All teachers can relate. School has only recently resumed, and yet, your desk is buried under stacks of papers and miscellaneous school supplies. Post-it notes containing countless clerical to-dos are everywhere. Between the desk mess, a teeming inbox, and planning for upcoming lessons, it’s difficult to know what to tackle first.
There’s a reason why disorganization is an issue for most teachers; the profession is incredibly demanding. It requires one to make hundreds of decisions per day, all pertaining to the monumental task of educating children. Because of the urgency of students’ needs and lesson preparation, it’s easy for organizational maintenance to fall to the wayside.
Instead of adding more hours to your already-busy workweek, incorporate these simple tips to stay organized all year.
Make the most of every minute.
It’s certainly tempting to use your breaks linger in the teacher’s lounge, comparing the day’s tales with colleagues. But think of it this way: every unused moment is work time added to your evening. Time is valuable, and many daily tasks only require a few minutes each. So the next time you have a short break (or when your students are working independently), use the opportunity to enter grade book data, arrange instructional materials for the next class, or answer a quick email from a parent.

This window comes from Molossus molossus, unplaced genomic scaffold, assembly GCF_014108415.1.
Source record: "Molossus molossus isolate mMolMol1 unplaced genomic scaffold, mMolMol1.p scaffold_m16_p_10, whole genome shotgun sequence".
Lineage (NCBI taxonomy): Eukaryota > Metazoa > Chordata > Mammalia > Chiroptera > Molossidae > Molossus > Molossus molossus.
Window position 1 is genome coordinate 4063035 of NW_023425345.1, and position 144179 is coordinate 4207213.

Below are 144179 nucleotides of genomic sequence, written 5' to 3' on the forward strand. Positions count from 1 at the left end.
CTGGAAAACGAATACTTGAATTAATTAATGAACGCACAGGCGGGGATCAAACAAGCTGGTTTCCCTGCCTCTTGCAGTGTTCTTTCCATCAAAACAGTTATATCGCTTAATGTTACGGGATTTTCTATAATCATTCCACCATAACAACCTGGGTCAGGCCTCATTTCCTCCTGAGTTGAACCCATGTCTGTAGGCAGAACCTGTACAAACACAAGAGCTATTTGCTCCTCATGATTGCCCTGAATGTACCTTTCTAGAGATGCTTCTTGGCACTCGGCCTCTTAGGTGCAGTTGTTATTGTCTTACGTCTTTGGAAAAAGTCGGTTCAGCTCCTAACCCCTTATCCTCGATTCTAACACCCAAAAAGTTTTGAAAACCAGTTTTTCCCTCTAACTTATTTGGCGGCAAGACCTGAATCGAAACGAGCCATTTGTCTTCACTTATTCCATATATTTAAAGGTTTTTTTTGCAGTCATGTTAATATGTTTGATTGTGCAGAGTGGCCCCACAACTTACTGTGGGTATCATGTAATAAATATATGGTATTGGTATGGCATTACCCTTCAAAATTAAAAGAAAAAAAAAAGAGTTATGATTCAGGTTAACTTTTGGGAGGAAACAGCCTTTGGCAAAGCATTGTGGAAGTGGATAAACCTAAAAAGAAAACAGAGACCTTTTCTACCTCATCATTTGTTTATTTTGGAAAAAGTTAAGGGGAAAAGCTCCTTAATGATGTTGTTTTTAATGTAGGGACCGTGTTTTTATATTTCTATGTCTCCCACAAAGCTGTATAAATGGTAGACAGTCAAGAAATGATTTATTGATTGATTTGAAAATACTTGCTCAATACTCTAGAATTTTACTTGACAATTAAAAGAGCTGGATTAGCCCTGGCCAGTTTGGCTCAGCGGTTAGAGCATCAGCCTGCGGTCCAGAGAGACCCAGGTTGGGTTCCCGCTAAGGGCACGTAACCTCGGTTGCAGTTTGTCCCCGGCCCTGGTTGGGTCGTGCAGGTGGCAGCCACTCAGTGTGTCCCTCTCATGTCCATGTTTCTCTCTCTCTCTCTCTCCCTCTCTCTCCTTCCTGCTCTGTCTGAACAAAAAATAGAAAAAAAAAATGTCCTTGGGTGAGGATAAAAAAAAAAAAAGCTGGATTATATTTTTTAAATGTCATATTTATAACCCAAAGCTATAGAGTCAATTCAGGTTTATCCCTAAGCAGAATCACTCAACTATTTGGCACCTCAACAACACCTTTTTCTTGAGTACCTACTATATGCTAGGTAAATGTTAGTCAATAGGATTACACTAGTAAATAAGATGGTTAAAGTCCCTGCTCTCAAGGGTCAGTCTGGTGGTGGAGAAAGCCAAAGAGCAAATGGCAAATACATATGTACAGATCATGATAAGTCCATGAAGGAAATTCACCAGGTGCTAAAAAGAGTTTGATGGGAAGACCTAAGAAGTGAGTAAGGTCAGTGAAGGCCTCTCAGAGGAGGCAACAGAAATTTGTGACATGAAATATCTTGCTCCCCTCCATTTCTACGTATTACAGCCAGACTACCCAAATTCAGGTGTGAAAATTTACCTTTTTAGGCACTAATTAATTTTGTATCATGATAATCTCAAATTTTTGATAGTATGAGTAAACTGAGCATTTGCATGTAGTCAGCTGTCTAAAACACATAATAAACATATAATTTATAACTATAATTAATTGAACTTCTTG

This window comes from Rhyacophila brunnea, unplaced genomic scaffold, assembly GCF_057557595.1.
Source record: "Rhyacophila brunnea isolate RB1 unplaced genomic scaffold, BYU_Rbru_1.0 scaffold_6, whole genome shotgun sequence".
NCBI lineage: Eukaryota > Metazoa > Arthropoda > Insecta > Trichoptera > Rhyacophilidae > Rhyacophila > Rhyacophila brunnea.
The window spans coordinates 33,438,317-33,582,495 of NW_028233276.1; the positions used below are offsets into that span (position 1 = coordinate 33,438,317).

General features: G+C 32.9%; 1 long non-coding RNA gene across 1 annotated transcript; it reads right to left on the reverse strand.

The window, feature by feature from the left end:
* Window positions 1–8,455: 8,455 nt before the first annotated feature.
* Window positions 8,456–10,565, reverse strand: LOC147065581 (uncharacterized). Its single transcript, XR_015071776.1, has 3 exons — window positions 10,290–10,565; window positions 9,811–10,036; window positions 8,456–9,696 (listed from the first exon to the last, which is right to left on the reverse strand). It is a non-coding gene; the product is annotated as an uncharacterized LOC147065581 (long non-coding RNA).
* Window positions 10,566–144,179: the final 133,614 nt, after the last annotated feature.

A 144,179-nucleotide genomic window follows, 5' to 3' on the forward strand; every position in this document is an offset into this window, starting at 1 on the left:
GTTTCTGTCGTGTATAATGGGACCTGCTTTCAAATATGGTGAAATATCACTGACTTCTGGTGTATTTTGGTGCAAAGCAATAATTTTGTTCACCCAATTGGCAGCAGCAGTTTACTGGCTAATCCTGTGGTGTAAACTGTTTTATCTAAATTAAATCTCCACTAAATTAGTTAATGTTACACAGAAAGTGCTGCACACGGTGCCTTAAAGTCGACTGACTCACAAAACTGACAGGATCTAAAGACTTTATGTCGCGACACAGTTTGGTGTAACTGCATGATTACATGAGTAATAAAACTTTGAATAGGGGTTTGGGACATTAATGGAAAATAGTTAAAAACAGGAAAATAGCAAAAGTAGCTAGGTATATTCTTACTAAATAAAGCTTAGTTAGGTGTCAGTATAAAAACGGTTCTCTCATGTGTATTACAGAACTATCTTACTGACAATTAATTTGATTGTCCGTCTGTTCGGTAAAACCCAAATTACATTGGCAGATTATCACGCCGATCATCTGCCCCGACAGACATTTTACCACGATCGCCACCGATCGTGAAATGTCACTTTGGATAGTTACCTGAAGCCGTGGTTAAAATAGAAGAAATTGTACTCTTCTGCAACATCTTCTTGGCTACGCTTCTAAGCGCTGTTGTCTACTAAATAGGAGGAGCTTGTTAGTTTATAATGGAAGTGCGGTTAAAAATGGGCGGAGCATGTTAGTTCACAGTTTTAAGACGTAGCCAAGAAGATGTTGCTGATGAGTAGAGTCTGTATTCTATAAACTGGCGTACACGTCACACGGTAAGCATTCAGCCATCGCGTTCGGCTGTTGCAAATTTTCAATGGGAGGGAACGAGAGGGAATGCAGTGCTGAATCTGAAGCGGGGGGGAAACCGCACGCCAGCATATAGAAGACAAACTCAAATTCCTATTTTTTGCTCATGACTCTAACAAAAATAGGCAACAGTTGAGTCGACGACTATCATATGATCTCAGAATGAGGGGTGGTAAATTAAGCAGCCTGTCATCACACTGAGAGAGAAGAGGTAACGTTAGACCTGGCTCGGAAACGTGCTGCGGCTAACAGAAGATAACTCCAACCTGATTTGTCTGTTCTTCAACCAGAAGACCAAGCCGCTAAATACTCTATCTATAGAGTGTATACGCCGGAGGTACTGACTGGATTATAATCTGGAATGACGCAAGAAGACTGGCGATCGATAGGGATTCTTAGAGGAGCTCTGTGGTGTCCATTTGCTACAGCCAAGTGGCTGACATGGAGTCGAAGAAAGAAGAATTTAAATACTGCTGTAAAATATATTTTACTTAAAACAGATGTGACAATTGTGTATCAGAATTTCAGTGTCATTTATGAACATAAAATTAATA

Get your students involved.
Smoothly run classrooms call for everyone to do their part. Kids love to help with daily duties, so use that enthusiasm to your advantage. Ask a student to pass out lesson materials while you get your Power Point into slideshow mode. Assign a few kids each week to take care of a designated area of the classroom; one can tidy bookshelves, the other can organize art supplies or keep staplers and tape stocked. If left only to the teacher, these tiny tasks can accrue. Delegate small jobs to students when applicable, and consider it a learning opportunity.
Utilize digital tools.
The technological world is brimming with resources designed for classroom use. In addition to enhancing student engagement, many of these tech tools can also aid in administrative duties. Google Drive allows teachers remote access to files, so they can keep documents in one place, but work on them anywhere. With the ability to submit assignments electronically, mysterious paper disappearances will be thing of the past. Google calendar is another beneficial tool. With it, important due dates and school events become always accessible to students and their families.
Maintain a clear workspace.
Because of the busy nature of a teacher’s day, it’s easy for your personal desk to become a “catch-all” location. Sifting through the day’s debris then becomes a daunting afternoon chore. To avoid wasting time merely muddling through the piles, create file shelves so that every unfinished project (such as incomplete grading) has its own place. Having designated locations, and taking the extra few seconds to maintain them, will result in a neat, clean area for when it’s time to get to work.
Teachers are professional jugglers with a wide range of daily responsibilities. With so much on the to-do list, organization is imperative. This year, implement these routines so that you can spend less time managing mess and more time inspiring intellect.